Rakesh Kapoor, the Founder-Director of Alternative Futures, works on the interface of science, technology, society and the future and on issues of sustainable lifestyles and development.  He is also consulting editor of Futures: the journal of policy, planning and futures studies (, since 2003 and a fellow of the World Futures Studies Federation and was its Director during 2008-14. He has edited some special issues of Futures including ‘India@2050’ (2014), ‘Global Mindset Change’ (2010), ‘Transformative Initiatives’ (2007) and ‘Indian Futures’ (2004). AF, through its experience and linkages in the sector, will facilitate public engagement activities on a large scale in addition to working on developing the alternative worldview idea. 

Prof Sanjeev Ghotge has been involved in climate change related research and has been a regular contributor to national and international journals, books and other online media. He has also been invited to speak at numerous national as well as international conferences and discussion roundtables on climate change. He will collaborating in development of the concept and will also play a role in public engagement with students.

The proposer along with the collaborators will draft the charter and share it with identified organizations. Subsequently, the same group will create content, collate and publish the website and the online magazine

Public engagement component will be planned jointly by the collaborators and will be managed by Alternative Futures, which has the linkages, event resources and expertise to undertake large scale public engagement exercises.  

Where will these actions be taken?

Primarily, the first scene of action will be India with a focus on students and media. All the research, content development, publishing activities and public engagement will happen from India in the first year.

As we grow our network and connect with like-minded individuals and institutions globally, the scene of action is expected to be more dispersed and spread across geographies including Africa, APAC, continental Europe and the US.

How will these actions have a high impact in addressing climate change?

The public engagement exercise will  inspire students to question the dominant worldviews and think about alternative models of living. A young population that questions the shibboleths (instead of accepting them in toto) and respects diversity of thought could be the potential prime mover for a transition in the society.

In addition, this action will, for the first time, bring diverse alternative theories and philosophies (with the same underlying themes), together and present a larger systemic picture of an alternative socio-economic paradigm.  The potential for self-enquiry and inter-disciplinary knowledge coming out of this proposal can also have limitless potential to develop more robust transition models for facilitating the ultimate shift to a fully alternative socio-economic paradigm that is climate-fitted.

What are other key benefits?

We do not believe that communication and awareness generation can spur action on their own. A bigger challenge for effecting action is related to the ability to influence the social and cultural context of the issue at hand.

The proposal looks at the problem from a system’s perspective and focuses on bringing about sustainable changes through cultural interventions. Unlike other tools that are space and time dependent, a system change in more permanent as it changes the cultural context of the issue by engaging the actors philosophically through a motivated thought process.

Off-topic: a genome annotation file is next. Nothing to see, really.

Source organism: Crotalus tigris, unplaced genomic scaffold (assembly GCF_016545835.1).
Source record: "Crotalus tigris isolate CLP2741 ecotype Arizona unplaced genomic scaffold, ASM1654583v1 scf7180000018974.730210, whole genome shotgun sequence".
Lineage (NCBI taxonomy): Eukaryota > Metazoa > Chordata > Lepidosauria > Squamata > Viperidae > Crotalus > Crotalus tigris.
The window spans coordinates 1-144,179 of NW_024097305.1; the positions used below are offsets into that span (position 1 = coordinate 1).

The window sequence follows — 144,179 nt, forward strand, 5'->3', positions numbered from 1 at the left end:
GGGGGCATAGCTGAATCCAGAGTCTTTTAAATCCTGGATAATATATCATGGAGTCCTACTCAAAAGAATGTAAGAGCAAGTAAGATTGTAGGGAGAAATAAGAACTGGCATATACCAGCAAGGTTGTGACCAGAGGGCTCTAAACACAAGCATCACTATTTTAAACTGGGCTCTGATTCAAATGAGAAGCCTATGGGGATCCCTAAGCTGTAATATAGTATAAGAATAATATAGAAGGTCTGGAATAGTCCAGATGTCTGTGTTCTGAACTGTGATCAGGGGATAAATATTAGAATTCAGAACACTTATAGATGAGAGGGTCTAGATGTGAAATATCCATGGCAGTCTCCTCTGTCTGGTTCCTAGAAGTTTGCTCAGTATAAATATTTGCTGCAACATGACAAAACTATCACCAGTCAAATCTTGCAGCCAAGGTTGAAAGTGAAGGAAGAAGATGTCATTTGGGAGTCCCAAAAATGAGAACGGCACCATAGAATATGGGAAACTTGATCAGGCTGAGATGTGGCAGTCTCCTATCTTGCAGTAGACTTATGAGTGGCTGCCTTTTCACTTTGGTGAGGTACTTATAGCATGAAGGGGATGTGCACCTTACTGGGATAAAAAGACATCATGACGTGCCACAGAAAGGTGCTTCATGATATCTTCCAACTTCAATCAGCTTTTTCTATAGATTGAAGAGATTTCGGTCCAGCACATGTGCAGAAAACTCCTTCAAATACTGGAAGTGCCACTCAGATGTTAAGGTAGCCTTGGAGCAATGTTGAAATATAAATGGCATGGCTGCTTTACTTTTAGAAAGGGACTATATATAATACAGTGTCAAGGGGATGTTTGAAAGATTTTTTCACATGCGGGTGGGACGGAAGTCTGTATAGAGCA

What are the proposal’s costs?

1st year:  USD 50,000 per annum

Subsequent years: USD 40,000 per annum

For the first year

USD 20,000 direct costs (for website, content generation, communication, consumables, remuneration)r

USD 30, 000 for organizing public engagement activities

For subsequent years

USD 15,000 for direct costs

USD 25000 for Public engagement activities


It is envisaged that the staff costs will go down after 1 year as contributions increase in number. Further, after the first year donations and institutional support are expected to infuse some funds for pubic engagement activities.

For all the received funding, the proposers will publish an audited financial report annually along with an annual report on activities.

Time line

0-6 months for preparation of common charter (this will include parallel public engagement activities with key institutions)

0-6 Months: One day workshop will be organized in New Delhi in early September to discuss the charter and to debate and seek new ideas for public engagement from thought leaders, prominent intellectuals, economists, environmental campaigners, NGOs, social activists and young students

3-9 months for public engagement with students and media

6-10 months Agreement on common charter and engagement with identified individuals/institutions, select students and media for revision and review based on feedback

10-12 Content development for the website, blog and online magazine (the first edition) and intensive engagement with media

Beyond 12 months model development, publication research and increased public engagement

Related proposals


  1. The Concept of Steady state economy, Herman Daly

2. Center for Advancement of Steady State Economy

3. Mission Statement, The Zeitgeist Movement

4. The Venus Project, Jaque Fresco

5. Book:  Small is beautiful: A Study of Economics as if people mattered, E F Schumacher

6. Book: Plan B 4.0: mobilizing to save civilization, Lester Brown

7. Deep Ecology Movement, Arne Naess

Book: Environmental Ethics : The Big Questions, David R Keller

8. Foundation for deep ecology

9. Gaia Theory, James Lovelock

10. Auroville community

11. Ananda Yoga Village

12. Amrita Ashram